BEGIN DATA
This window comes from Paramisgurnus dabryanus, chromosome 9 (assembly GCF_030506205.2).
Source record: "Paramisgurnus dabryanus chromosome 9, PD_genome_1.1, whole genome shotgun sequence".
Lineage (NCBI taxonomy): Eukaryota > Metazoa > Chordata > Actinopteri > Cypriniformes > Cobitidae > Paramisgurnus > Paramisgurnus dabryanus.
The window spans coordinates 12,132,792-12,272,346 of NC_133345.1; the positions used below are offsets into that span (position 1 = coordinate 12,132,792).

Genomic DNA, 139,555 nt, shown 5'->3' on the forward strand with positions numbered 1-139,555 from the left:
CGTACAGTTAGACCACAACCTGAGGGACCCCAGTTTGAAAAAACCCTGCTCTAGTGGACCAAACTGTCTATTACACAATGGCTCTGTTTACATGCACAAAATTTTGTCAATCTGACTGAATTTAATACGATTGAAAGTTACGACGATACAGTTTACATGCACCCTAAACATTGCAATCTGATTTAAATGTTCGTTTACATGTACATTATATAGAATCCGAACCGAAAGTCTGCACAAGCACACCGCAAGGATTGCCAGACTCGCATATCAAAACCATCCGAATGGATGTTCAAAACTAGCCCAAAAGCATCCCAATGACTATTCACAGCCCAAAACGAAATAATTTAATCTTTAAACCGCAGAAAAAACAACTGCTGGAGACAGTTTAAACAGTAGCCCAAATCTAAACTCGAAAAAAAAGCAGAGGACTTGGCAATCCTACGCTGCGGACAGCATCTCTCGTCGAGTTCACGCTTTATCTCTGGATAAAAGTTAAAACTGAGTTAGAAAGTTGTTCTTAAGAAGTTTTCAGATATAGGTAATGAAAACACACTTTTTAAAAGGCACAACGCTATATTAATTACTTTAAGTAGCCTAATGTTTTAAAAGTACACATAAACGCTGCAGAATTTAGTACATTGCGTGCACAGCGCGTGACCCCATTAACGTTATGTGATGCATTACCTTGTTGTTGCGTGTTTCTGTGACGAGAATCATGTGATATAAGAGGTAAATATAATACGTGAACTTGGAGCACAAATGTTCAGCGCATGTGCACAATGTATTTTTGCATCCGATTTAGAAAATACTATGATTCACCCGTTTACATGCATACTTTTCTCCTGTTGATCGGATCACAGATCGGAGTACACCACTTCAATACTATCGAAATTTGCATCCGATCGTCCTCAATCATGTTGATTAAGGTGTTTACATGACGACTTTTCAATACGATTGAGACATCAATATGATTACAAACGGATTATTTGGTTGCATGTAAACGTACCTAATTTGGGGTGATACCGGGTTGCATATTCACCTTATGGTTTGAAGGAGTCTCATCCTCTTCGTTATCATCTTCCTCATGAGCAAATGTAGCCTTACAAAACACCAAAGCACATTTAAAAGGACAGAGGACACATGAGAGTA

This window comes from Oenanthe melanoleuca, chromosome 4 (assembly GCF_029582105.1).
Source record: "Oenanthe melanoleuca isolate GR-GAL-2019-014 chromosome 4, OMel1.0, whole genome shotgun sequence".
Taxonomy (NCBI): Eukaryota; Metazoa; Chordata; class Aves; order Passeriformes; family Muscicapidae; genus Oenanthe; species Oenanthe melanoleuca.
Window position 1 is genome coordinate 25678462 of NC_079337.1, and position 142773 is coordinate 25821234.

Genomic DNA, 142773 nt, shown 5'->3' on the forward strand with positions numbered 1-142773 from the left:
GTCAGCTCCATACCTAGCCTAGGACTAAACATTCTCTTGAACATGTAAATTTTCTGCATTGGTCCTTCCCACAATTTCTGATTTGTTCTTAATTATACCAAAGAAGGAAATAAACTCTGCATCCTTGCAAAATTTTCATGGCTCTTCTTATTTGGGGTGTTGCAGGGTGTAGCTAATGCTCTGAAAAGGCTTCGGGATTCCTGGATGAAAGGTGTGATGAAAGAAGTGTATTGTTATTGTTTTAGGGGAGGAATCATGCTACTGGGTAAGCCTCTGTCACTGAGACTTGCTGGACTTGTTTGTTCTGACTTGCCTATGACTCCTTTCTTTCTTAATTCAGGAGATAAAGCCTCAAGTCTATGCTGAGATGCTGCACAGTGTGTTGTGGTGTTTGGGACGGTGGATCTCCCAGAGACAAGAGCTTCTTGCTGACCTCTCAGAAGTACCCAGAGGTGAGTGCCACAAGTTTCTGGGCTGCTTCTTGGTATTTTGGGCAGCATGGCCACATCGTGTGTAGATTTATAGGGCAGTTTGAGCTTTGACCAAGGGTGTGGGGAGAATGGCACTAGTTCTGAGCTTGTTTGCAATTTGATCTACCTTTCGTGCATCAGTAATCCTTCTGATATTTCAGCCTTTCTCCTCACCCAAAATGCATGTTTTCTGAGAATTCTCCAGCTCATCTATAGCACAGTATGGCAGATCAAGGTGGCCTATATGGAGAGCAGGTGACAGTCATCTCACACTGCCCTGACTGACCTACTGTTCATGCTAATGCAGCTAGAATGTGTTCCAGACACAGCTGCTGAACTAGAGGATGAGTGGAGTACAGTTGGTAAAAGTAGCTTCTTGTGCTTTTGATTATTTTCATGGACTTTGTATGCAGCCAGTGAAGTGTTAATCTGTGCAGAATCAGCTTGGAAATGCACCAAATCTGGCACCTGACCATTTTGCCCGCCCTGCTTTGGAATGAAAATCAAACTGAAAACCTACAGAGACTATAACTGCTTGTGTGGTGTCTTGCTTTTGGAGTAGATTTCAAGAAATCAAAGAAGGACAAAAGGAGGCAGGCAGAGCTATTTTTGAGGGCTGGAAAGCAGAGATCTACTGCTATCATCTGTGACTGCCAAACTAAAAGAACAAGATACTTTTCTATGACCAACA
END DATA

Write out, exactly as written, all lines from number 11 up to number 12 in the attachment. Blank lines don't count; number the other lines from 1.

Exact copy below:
Genomic DNA, 142773 nt, shown 5'->3' on the forward strand with positions numbered 1-142773 from the left:
GTCAGCTCCATACCTAGCCTAGGACTAAACATTCTCTTGAACATGTAAATTTTCTGCATTGGTCCTTCCCACAATTTCTGATTTGTTCTTAATTATACCAAAGAAGGAAATAAACTCTGCATCCTTGCAAAATTTTCATGGCTCTTCTTATTTGGGGTGTTGCAGGGTGTAGCTAATGCTCTGAAAAGGCTTCGGGATTCCTGGATGAAAGGTGTGATGAAAGAAGTGTATTGTTATTGTTTTAGGGGAGGAATCATGCTACTGGGTAAGCCTCTGTCACTGAGACTTGCTGGACTTGTTTGTTCTGACTTGCCTATGACTCCTTTCTTTCTTAATTCAGGAGATAAAGCCTCAAGTCTATGCTGAGATGCTGCACAGTGTGTTGTGGTGTTTGGGACGGTGGATCTCCCAGAGACAAGAGCTTCTTGCTGACCTCTCAGAAGTACCCAGAGGTGAGTGCCACAAGTTTCTGGGCTGCTTCTTGGTATTTTGGGCAGCATGGCCACATCGTGTGTAGATTTATAGGGCAGTTTGAGCTTTGACCAAGGGTGTGGGGAGAATGGCACTAGTTCTGAGCTTGTTTGCAATTTGATCTACCTTTCGTGCATCAGTAATCCTTCTGATATTTCAGCCTTTCTCCTCACCCAAAATGCATGTTTTCTGAGAATTCTCCAGCTCATCTATAGCACAGTATGGCAGATCAAGGTGGCCTATATGGAGAGCAGGTGACAGTCATCTCACACTGCCCTGACTGACCTACTGTTCATGCTAATGCAGCTAGAATGTGTTCCAGACACAGCTGCTGAACTAGAGGATGAGTGGAGTACAGTTGGTAAAAGTAGCTTCTTGTGCTTTTGATTATTTTCATGGACTTTGTATGCAGCCAGTGAAGTGTTAATCTGTGCAGAATCAGCTTGGAAATGCACCAAATCTGGCACCTGACCATTTTGCCCGCCCTGCTTTGGAATGAAAATCAAACTGAAAACCTACAGAGACTATAACTGCTTGTGTGGTGTCTTGCTTTTGGAGTAGATTTCAAGAAATCAAAGAAGGACAAAAGGAGGCAGGCAGAGCTATTTTTGAGGGCTGGAAAGCAGAGATCTACTGCTATCATCTGTGACTGCCAAACTAAAAGAACAAGATACTTTTCTATGACCAACA